a short opera, usually of a light and amusing character.
Origin of operetta
1760–70;Related formsop·er·et·tist, noun
diminutive of opera opera1
Based on the Random House Unabridged Dictionary, © Random House, Inc. 2019
Examples from the Web for operetta
Historical Examples of operetta
Her only attempt in larger form is the operetta "Elle et Lui."
He decided to start with something easy and dash off an Operetta.
Although she did not say so, she was sorry that Mignon had been given a principal's part in the operetta.
Did Jerry tell you that Laurie Armitage has finished his operetta?
The operetta was to be sung in the Sanford Theatre, where the dress rehearsal had been held.
British Dictionary definitions for operetta
Derived Formsoperettist, noun
a type of comic or light-hearted opera
Word Origin for operetta
C18: from Italian: a small opera 1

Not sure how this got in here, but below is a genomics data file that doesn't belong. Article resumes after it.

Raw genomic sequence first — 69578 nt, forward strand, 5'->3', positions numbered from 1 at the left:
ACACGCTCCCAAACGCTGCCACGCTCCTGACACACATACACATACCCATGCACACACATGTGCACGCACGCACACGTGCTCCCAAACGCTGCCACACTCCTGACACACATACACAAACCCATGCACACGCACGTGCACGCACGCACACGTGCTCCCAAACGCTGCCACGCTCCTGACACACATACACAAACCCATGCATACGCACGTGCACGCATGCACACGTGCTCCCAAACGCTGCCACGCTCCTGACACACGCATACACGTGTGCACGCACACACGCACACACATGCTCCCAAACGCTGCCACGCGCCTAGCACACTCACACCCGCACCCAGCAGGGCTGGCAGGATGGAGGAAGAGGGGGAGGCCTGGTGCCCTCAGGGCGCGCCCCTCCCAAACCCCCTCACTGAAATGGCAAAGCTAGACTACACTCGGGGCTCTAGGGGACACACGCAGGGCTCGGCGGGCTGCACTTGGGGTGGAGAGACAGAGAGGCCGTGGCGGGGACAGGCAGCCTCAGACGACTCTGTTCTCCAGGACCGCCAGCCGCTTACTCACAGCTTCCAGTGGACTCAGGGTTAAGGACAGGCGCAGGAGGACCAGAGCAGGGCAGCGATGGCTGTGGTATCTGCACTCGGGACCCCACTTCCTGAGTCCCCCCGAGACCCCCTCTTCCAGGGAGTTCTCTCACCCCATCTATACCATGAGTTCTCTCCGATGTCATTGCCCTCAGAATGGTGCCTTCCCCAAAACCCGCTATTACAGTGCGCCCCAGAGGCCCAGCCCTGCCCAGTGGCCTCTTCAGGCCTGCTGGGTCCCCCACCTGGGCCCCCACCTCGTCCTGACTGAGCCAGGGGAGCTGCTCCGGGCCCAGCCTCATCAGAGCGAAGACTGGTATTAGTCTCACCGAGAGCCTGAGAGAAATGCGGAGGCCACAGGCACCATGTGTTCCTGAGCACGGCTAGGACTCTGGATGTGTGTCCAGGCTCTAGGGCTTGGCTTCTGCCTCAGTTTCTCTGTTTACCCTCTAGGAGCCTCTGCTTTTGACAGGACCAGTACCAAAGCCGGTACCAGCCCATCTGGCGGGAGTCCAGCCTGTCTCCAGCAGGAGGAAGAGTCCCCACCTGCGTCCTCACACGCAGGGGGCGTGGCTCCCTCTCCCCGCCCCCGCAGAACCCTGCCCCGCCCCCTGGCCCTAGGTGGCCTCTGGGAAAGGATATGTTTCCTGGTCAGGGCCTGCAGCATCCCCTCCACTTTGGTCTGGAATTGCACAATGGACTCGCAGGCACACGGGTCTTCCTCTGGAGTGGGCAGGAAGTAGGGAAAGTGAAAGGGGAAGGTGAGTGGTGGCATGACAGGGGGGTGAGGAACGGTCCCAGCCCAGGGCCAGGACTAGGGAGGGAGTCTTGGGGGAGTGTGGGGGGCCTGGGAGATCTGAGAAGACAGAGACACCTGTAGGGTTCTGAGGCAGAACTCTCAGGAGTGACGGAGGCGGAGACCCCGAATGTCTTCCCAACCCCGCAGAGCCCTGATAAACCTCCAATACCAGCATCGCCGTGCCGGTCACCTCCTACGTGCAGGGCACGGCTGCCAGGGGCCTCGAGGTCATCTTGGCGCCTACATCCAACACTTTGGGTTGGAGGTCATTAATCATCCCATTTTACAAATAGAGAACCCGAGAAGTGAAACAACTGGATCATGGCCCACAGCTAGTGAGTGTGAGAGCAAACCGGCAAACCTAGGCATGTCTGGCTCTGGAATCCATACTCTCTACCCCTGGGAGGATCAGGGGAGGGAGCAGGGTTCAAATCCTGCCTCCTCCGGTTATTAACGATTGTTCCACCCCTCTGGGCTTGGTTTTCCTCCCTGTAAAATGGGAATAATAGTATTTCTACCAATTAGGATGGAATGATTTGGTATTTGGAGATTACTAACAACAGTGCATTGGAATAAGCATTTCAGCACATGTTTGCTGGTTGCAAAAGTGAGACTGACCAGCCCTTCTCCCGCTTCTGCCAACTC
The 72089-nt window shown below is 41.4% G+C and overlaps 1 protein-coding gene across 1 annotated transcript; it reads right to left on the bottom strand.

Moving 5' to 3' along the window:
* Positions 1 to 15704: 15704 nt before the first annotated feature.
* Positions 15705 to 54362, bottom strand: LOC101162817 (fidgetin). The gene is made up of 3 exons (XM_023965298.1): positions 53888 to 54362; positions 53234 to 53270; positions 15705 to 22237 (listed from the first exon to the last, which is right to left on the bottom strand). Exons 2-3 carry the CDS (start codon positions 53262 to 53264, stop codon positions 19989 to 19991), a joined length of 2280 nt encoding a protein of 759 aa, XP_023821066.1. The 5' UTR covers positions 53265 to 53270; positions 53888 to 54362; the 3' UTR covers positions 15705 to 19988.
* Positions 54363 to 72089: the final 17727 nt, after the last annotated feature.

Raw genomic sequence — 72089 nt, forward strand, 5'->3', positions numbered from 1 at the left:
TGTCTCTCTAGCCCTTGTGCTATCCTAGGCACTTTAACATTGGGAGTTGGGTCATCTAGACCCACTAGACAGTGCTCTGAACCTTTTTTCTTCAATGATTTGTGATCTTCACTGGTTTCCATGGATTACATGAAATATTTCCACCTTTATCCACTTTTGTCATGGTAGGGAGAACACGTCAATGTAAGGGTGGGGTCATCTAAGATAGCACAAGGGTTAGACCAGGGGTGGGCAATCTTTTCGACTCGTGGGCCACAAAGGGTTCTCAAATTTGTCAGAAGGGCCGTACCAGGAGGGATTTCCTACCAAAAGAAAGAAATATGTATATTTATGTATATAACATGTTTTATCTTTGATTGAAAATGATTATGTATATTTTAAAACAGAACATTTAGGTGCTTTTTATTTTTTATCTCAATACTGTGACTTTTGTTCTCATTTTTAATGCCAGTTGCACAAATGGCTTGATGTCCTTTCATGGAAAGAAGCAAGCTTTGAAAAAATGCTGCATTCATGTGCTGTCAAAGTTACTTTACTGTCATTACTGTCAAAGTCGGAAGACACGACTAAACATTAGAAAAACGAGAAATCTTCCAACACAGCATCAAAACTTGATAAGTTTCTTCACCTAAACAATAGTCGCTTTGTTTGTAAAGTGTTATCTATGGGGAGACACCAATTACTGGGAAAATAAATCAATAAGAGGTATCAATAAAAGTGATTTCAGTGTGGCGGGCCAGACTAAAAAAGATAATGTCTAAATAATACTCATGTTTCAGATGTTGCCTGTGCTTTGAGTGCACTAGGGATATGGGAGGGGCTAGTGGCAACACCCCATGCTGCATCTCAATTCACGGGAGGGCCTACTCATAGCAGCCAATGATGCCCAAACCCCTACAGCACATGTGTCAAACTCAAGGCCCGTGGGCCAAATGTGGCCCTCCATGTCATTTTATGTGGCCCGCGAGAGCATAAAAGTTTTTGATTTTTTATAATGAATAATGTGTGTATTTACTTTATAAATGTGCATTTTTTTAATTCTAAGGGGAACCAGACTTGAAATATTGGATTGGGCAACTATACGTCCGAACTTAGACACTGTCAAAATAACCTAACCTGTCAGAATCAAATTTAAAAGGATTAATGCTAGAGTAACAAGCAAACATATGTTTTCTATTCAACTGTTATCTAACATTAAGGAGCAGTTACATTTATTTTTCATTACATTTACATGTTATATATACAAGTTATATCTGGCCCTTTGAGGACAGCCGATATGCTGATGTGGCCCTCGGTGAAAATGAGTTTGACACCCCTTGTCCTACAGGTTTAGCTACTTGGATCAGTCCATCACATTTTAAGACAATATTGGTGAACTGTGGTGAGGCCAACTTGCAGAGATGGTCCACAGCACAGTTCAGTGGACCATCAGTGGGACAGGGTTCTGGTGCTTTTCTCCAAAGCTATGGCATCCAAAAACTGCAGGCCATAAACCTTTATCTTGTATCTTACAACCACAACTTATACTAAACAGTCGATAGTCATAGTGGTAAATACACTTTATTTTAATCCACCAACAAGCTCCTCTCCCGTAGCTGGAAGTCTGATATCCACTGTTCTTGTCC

Collins English Dictionary - Complete & Unabridged 2012 Digital Edition
© William Collins Sons & Co. Ltd. 1979, 1986 © HarperCollins
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Word Origin and History for operetta
"light opera," 1775, from Italian operetta, diminutive of opera.
Online Etymology Dictionary, © 2010 Douglas Harper
Comic or lighthearted operas of the kind written by Gilbert and Sullivan. Operettas generally have a substantial amount of spoken (not sung) dialogue.
The New Dictionary of Cultural Literacy, Third Edition
Copyright © 2005 by Houghton Mifflin Harcourt Publishing Company. Published by Houghton Mifflin Harcourt Publishing Company. All rights reserved.